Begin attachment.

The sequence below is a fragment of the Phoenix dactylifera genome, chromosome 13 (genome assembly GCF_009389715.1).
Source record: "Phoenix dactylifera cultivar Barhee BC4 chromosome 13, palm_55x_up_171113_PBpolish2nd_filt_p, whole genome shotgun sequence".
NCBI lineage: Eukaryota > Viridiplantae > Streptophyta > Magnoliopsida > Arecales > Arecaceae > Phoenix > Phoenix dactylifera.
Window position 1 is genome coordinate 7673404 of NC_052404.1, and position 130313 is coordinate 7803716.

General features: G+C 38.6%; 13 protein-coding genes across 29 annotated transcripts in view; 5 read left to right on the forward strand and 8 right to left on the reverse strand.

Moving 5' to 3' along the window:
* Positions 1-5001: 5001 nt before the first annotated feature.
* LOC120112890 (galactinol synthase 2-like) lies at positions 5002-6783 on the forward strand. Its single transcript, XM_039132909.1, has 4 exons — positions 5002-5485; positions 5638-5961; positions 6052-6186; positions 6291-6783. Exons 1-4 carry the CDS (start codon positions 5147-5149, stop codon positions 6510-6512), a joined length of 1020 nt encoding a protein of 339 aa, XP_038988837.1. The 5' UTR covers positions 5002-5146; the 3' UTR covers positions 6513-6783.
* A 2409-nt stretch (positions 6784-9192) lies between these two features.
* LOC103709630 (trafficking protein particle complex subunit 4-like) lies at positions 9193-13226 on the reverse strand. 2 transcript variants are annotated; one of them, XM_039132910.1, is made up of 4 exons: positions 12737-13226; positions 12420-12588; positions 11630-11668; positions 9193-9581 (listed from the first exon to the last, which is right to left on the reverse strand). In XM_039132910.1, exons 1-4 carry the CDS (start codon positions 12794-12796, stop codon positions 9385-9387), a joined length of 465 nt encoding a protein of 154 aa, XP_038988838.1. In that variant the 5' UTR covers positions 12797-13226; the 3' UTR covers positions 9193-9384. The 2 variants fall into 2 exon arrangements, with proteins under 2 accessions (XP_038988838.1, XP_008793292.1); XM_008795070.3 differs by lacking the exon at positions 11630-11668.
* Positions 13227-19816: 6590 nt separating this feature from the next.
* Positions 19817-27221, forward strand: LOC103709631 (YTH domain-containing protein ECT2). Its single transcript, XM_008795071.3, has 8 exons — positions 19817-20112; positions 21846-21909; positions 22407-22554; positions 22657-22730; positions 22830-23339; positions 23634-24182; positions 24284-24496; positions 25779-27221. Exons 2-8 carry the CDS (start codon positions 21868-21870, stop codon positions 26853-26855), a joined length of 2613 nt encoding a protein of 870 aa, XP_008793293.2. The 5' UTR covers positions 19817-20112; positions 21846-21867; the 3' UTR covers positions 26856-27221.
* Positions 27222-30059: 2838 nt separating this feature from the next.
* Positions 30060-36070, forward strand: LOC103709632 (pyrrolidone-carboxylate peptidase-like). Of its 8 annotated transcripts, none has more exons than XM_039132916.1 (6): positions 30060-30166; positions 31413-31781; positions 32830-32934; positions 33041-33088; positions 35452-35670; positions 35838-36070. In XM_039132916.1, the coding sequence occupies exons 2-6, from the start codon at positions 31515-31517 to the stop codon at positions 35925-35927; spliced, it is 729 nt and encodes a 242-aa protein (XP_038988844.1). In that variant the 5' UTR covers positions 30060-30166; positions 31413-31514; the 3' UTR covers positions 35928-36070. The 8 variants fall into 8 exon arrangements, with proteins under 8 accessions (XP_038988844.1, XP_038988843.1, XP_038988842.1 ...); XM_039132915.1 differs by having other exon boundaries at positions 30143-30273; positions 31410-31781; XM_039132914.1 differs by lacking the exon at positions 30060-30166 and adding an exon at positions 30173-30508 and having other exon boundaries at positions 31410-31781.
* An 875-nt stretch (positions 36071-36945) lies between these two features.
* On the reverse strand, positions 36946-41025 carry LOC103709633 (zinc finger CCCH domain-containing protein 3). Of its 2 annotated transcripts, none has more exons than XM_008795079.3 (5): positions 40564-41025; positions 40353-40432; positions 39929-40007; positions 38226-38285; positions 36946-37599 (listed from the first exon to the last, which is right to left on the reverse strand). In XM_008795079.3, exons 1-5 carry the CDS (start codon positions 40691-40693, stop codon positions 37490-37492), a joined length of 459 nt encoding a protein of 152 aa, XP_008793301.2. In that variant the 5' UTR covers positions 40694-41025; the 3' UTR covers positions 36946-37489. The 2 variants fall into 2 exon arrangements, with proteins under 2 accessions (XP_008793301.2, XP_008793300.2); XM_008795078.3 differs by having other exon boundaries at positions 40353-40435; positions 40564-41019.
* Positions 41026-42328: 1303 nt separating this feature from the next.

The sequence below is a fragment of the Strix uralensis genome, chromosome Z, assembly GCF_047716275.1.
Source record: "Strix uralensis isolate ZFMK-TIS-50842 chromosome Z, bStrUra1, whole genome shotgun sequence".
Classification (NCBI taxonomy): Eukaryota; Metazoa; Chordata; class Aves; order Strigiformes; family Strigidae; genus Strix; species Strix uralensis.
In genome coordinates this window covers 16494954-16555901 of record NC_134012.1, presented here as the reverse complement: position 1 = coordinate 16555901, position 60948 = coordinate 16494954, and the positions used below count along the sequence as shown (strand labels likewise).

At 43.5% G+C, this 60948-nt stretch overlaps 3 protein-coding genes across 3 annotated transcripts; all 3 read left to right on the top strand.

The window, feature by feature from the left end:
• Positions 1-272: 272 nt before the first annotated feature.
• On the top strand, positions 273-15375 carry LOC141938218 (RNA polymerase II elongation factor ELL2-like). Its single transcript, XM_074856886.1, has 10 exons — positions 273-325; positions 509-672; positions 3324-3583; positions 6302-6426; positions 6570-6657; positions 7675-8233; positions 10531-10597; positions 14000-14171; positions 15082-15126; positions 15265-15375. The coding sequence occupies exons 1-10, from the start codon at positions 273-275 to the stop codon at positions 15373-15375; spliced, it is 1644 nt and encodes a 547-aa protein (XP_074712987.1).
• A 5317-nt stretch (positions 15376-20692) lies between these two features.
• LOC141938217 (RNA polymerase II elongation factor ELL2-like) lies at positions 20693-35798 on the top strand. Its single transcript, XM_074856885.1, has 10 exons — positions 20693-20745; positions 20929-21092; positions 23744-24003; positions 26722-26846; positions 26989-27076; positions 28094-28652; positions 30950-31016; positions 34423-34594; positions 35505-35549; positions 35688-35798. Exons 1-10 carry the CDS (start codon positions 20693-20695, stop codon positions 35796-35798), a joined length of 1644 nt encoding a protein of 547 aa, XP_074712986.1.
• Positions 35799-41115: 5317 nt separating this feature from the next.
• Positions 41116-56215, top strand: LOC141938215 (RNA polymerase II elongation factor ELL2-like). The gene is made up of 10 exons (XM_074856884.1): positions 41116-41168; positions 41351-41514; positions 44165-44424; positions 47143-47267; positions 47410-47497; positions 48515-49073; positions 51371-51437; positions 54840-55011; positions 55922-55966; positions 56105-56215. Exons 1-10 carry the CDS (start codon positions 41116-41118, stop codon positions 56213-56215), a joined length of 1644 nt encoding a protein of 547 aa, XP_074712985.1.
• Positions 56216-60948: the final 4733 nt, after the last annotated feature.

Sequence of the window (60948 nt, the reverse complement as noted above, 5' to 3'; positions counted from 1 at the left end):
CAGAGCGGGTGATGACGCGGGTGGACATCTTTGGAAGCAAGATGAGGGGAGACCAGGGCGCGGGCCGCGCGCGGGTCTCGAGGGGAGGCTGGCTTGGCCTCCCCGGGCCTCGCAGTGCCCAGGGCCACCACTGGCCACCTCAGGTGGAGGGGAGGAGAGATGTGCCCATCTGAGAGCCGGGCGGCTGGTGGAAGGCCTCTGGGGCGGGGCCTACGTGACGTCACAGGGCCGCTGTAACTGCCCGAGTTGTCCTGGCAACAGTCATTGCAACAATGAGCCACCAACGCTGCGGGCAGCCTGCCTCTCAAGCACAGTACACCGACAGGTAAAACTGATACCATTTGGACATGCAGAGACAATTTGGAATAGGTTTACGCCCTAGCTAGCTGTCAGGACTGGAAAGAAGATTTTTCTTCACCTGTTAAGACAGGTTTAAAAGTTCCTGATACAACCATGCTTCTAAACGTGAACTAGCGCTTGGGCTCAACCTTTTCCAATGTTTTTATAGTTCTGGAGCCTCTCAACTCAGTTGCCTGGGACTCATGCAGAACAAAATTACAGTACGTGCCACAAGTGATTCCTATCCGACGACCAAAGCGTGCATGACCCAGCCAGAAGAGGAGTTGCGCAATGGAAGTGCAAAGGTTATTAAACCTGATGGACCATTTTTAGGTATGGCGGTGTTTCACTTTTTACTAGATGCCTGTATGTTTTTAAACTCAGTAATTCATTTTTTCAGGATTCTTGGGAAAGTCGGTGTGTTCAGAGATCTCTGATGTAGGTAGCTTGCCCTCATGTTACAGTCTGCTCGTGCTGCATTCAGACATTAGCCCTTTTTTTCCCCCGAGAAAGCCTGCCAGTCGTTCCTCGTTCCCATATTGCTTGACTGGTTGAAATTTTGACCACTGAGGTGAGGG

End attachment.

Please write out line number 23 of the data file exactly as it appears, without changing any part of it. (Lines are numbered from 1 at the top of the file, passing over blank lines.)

The window, feature by feature from the left end: